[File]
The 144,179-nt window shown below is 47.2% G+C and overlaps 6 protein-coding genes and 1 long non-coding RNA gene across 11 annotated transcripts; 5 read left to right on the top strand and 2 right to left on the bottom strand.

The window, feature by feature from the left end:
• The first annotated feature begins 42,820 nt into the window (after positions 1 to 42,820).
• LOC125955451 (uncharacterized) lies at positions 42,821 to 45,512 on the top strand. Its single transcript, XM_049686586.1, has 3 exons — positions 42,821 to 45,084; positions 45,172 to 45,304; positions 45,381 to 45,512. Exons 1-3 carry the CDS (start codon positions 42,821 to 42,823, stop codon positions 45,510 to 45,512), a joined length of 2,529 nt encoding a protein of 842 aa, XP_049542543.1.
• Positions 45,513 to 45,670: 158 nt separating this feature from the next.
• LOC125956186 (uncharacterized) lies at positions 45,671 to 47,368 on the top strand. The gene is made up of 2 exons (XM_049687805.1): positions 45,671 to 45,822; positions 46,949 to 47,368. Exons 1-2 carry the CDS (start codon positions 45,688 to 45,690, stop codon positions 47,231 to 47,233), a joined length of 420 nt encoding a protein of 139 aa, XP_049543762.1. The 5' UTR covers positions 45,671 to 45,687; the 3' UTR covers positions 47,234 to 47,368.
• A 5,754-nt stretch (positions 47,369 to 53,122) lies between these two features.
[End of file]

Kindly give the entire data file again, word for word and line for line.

The 144,179-nt window shown below is 47.2% G+C and overlaps 6 protein-coding genes and 1 long non-coding RNA gene across 11 annotated transcripts; 5 read left to right on the top strand and 2 right to left on the bottom strand.

The window, feature by feature from the left end:
• The first annotated feature begins 42,820 nt into the window (after positions 1 to 42,820).
• LOC125955451 (uncharacterized) lies at positions 42,821 to 45,512 on the top strand. Its single transcript, XM_049686586.1, has 3 exons — positions 42,821 to 45,084; positions 45,172 to 45,304; positions 45,381 to 45,512. Exons 1-3 carry the CDS (start codon positions 42,821 to 42,823, stop codon positions 45,510 to 45,512), a joined length of 2,529 nt encoding a protein of 842 aa, XP_049542543.1.
• Positions 45,513 to 45,670: 158 nt separating this feature from the next.
• LOC125956186 (uncharacterized) lies at positions 45,671 to 47,368 on the top strand. The gene is made up of 2 exons (XM_049687805.1): positions 45,671 to 45,822; positions 46,949 to 47,368. Exons 1-2 carry the CDS (start codon positions 45,688 to 45,690, stop codon positions 47,231 to 47,233), a joined length of 420 nt encoding a protein of 139 aa, XP_049543762.1. The 5' UTR covers positions 45,671 to 45,687; the 3' UTR covers positions 47,234 to 47,368.
• A 5,754-nt stretch (positions 47,369 to 53,122) lies between these two features.